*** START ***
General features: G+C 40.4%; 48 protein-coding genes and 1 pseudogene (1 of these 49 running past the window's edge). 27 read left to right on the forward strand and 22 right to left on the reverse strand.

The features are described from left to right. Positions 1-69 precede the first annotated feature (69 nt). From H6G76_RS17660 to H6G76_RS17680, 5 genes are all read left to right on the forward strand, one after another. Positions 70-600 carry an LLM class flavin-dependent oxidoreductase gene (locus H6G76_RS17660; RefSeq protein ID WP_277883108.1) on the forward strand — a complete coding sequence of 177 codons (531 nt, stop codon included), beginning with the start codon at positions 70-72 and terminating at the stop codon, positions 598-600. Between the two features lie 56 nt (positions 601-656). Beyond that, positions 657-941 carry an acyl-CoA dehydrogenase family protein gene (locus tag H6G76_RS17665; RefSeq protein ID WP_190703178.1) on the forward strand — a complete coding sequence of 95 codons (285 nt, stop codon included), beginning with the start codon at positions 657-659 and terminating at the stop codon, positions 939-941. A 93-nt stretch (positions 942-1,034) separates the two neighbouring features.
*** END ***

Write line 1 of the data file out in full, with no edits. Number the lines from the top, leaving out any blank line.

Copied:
General features: G+C 40.4%; 48 protein-coding genes and 1 pseudogene (1 of these 49 running past the window's edge). 27 read left to right on the forward strand and 22 right to left on the reverse strand.